The presence of grain dust in the air poses a significant threat as it can cause damage to equipment, reduce its work time, and injuries to workers. Controlling grain dust is a crucial process and a challenge. The grain dust present in the air can result in an explosion as it is highly combustible; large grain facilities and grain storage areas are most susceptible to a fire or an explosion as a result of grain dust present in the air.
There are 4 basic elements that need to be present for the grain dust combustion to take place: 1) fuel – dust particles from barley, rice, wheat, suspended in the air in a confined space; 2) oxygen – normal oxygen levels present in grain storage facilities; 3) confinement – any confined places at the grain loading and storage facilities, i.e. grain bins, basement tunnels, silos, enclosed conveyors; 4) ignition source – static electricity, lit cigarettes, lighters, friction, welding devices, lightning, etc.
Different types of grain have a different minimum explosive concentration of the dust that they produce, which is a measurement of the dust particle size and energy nature. For most grains, the critical level of dust concentration can be reached in a very short time. Maintenance of appropriate dust levels is an important issue for grain loading facilities.
Most grain explosions happen at grain transfer points, where the movement of grain releases dust, resulting in high concentrations of dust particles in the air. The dust can not only collect in leg boots and elevator legs but also trigger an explosion.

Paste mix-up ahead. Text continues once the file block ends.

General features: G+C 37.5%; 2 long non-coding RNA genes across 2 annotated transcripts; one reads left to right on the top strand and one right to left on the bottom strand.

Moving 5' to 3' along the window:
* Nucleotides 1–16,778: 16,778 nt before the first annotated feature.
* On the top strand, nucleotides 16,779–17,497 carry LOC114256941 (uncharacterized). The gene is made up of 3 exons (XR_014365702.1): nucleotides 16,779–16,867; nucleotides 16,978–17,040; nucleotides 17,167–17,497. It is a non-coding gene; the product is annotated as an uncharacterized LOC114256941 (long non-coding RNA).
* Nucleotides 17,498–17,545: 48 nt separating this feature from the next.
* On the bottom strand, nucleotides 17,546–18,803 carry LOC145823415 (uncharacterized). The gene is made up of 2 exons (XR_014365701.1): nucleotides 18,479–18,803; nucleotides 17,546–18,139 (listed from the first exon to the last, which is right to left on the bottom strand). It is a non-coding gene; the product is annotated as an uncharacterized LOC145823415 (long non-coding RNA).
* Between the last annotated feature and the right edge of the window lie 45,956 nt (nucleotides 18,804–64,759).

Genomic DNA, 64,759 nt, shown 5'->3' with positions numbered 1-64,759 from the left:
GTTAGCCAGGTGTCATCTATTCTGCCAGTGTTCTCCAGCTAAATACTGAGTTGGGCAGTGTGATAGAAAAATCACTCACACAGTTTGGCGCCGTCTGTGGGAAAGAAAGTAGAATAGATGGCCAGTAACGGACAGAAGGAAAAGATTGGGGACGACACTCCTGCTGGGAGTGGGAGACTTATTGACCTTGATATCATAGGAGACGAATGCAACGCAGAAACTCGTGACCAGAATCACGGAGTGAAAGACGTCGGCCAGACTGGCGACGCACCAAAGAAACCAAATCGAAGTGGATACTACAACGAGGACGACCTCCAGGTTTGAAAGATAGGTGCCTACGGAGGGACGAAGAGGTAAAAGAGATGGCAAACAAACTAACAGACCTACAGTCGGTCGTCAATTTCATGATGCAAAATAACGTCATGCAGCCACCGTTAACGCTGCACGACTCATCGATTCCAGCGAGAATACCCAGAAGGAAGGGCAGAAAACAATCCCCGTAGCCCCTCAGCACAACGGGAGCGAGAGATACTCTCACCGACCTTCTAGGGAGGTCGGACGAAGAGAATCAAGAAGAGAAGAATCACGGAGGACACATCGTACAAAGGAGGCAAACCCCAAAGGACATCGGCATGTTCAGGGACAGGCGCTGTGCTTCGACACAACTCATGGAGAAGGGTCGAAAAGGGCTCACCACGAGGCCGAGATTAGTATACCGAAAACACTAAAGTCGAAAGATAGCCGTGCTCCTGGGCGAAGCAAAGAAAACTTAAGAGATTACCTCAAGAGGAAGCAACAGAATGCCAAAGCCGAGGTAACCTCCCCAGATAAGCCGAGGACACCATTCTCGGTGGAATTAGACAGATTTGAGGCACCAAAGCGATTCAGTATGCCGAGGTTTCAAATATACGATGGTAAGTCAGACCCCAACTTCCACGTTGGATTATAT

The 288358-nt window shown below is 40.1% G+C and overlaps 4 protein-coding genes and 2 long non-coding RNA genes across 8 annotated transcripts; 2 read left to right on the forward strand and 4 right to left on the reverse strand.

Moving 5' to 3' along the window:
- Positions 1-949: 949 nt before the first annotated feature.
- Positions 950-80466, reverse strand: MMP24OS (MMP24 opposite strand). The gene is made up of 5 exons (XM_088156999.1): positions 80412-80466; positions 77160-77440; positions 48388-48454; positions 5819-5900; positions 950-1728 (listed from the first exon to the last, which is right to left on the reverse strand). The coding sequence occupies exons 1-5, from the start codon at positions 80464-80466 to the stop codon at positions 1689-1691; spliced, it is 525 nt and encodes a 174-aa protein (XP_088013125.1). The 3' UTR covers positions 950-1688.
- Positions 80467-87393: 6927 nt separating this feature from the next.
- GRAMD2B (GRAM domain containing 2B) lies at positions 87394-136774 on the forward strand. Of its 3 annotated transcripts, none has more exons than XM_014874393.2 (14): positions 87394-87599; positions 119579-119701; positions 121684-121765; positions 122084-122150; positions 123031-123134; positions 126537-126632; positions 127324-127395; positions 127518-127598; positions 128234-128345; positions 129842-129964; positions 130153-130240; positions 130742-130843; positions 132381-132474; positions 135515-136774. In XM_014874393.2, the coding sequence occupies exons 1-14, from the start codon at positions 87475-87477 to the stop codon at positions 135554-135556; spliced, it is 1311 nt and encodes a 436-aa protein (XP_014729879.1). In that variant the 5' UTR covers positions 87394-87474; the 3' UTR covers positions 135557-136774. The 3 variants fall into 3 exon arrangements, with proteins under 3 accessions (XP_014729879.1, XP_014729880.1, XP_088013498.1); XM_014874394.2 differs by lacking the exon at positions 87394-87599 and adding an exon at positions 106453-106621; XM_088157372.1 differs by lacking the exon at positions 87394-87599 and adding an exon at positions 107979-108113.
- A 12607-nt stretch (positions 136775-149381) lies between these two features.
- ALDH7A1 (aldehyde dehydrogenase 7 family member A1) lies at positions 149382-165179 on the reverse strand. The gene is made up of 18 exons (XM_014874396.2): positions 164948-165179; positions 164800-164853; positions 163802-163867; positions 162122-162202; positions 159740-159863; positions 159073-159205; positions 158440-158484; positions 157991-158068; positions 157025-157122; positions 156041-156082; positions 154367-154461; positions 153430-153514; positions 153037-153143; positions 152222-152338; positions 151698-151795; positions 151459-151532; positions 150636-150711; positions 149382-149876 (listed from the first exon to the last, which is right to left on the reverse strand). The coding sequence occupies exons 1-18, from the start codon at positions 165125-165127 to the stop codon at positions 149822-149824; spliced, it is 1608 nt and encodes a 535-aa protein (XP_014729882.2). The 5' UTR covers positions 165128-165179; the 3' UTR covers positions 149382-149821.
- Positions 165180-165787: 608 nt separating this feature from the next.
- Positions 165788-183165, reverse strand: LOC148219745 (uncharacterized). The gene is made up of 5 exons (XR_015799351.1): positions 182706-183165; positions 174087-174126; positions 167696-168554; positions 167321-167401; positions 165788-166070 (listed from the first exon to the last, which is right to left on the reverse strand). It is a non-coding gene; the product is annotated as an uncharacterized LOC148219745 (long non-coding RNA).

In order to reduce the risk of grain dust explosion, levels of dust present in the ar due to grain transportation and storage need to be monitored and controlled. Traditional baghouse dust collectors are easily clogged by the dust; moreover, baghouse dust collectors provide all of the necessary elements for the combustion to happen. The majority of wet air scrubbers are not able to process the dough-like substance that occurs after the grain dust comes in contact with the cleaning liquid.
To solve this issue, Optromix proposes Scroiler™ – a new type of wet air scrubber that is able to collect the grain dust efficiently without getting clogged. Scroiler™ produces the cleaning mist differently from other scrubber systems, which results in running costs that are much lower than for a common wet air scrubber. Polluted gas passes through the dispersing grille upwards to produce a spatial field of multiple gas microturbulence vortices. Cleaning liquid falls free over this gas field. Microturbulence disperses liquid to the “fluidized bed” which forms a highly effective cleaning mist.